Superannuation Contribution Limits

There are limits on how much can be contributed each financial year. If you exceed these limits, you will be subject to additional tax. The limits are often referred to as contribution caps and are increased periodically.

  The basic contribution limits are:  

Concessional contribution limits Non-Concessional contribution limits

$25,000 p.a.

• $100,000 p.a. - for those with less than $1.6m in super at the previous 30 June • $nil - for anyone with $1.6m or more in super at the previous 30 June .

Special Conditions

Members with total super balances under $500,000 may be able to carry forward up to 5 years of unused concessional contributions.

Members under the age of 65: • With total super balances under $1.4m can bring forward up to two additional year’s non-concessional contributions (i.e. $300,000). • With total super balances under $1.5m can bring forward up to one additional year’s non-concessional contributions (i.e. $200,000).

The limits apply to the total of your contributions even if they come from several sources. For example, if you have two jobs, the limit on your employer contributions is $25,000 in total, not $25,000 from each job. Similarly, if you’re making personal contributions and your spouse is also contributing for you, the combined limit is $100,000 p.a. However, your spouse also has their own $100,000 limit if they are still allowed to contribute to superannuation.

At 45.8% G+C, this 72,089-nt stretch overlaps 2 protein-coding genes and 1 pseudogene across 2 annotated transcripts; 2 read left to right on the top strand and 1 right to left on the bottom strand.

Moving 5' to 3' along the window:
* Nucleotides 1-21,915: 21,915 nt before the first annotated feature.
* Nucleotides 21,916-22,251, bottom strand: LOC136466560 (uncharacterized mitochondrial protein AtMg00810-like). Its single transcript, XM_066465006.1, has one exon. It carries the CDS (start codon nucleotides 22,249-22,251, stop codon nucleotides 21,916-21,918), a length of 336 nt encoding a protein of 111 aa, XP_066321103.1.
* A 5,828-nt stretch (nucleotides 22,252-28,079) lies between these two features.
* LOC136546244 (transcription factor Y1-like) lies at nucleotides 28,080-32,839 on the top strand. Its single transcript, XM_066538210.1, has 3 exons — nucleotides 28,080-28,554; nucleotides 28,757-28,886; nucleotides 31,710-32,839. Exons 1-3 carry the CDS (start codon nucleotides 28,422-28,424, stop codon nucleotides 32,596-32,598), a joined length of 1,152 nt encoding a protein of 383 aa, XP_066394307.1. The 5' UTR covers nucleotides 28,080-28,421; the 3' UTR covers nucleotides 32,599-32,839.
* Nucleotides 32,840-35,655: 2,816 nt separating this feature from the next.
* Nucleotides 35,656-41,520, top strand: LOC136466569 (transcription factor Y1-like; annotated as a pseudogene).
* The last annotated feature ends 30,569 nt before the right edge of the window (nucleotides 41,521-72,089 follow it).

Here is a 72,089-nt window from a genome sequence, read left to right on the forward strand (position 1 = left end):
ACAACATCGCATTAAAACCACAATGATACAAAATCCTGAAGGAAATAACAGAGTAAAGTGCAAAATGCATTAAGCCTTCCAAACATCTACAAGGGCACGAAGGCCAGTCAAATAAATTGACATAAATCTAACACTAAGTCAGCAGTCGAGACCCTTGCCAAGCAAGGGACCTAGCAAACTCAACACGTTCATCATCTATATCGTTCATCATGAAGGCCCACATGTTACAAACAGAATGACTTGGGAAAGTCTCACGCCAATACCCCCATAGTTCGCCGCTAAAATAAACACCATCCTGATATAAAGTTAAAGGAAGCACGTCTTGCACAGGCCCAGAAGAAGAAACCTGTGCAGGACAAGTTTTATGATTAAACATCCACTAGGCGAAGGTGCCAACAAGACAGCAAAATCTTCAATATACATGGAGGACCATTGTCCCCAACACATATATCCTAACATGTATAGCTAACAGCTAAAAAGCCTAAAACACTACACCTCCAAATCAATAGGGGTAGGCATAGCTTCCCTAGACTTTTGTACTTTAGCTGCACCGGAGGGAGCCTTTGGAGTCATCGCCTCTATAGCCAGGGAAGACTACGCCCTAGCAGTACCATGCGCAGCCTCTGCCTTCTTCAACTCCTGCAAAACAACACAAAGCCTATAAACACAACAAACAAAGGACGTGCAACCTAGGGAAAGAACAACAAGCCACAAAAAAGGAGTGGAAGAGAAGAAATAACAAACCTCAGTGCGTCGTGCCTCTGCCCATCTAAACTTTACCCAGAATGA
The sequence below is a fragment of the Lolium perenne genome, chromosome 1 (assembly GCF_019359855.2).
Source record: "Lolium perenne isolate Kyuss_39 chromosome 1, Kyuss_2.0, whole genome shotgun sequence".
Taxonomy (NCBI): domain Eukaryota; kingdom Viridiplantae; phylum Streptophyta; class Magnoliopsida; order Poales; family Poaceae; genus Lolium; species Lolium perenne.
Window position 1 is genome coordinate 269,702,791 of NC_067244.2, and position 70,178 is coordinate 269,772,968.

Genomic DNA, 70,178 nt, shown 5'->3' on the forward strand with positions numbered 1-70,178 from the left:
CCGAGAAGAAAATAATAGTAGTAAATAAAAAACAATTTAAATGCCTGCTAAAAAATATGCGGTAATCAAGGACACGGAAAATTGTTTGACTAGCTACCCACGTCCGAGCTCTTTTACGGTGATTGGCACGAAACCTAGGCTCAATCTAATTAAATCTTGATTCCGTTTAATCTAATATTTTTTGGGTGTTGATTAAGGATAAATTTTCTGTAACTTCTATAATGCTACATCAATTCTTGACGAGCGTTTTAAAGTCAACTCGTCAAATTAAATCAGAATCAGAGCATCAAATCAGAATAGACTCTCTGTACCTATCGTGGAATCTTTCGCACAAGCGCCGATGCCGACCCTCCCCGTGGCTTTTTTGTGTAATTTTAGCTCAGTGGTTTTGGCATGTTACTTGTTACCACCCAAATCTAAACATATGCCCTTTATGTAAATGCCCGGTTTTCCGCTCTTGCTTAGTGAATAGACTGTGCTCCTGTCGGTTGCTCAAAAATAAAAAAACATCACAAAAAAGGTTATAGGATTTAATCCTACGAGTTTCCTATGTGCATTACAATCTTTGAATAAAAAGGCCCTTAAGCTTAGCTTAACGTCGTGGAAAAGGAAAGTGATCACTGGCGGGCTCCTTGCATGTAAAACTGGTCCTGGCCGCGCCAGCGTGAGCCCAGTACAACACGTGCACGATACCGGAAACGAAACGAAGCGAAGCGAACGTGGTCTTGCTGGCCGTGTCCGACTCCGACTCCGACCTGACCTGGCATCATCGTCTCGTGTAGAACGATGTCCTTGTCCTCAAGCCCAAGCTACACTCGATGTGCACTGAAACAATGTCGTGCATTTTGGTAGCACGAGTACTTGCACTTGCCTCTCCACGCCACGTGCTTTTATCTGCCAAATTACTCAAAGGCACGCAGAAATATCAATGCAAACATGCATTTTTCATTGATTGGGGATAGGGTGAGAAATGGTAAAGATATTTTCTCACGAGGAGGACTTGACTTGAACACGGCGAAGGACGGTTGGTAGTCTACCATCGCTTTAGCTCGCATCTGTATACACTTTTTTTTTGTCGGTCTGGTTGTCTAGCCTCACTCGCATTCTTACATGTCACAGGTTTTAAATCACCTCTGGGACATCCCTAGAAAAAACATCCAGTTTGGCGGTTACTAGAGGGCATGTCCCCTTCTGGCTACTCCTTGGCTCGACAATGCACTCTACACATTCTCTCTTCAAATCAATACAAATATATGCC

There are certain circumstances under which you can contribute more than these amounts. For instance, there are special extra limits if you sell a small business or receive a compensation payment for an injury. Both have particular conditions you need to meet - talk to an adviser if you think they might be relevant for you.

The amount you have in super for this purpose is a figure called your "total superannuation balance". It is generally just the amount that appears on your member statements from all your combined superannuation funds but for some people (e.g. those with special superannuation arrangements called defined benefits) it is calculated using a formula. 

For some people it is possible to contribute more than 1 years' worth of non-concessional contributions in a single year. This is called a "bring forward" (because you are bringing forward future limits to the current year). 

Your ability to "bring forward" future years' contribution limits depends on several things: 

  • whether or not you were under 65 at the start of the year (only people in this position can start a "bring forward") 
  • whether you have already done so in the past and what you have contributed since you last started a "bring forward" 
  • the amount you had in super at the previous 30 June 

For example, if you had less than $1.4m in super at the previous 30 June, had not started a bring forward in the previous two years and met all the other conditions to do so now, you could contribute up to $300,000 in non-concessional contributions in the current year. You would be bringing forward the next 2 years' contribution limits and could not make any more non-concessional contributions until three financial years had been completed.  

If, on the other hand, you had between $1.4m and $1.5m in super at the previous 30 June, you could only bring forward one year's contribution limit. In other words you could contribute up to $200,000 and then start again once two financial years had been completed.   

The rules for bringing forward future years' limits are complicated - you should seek advice if you wish to use them.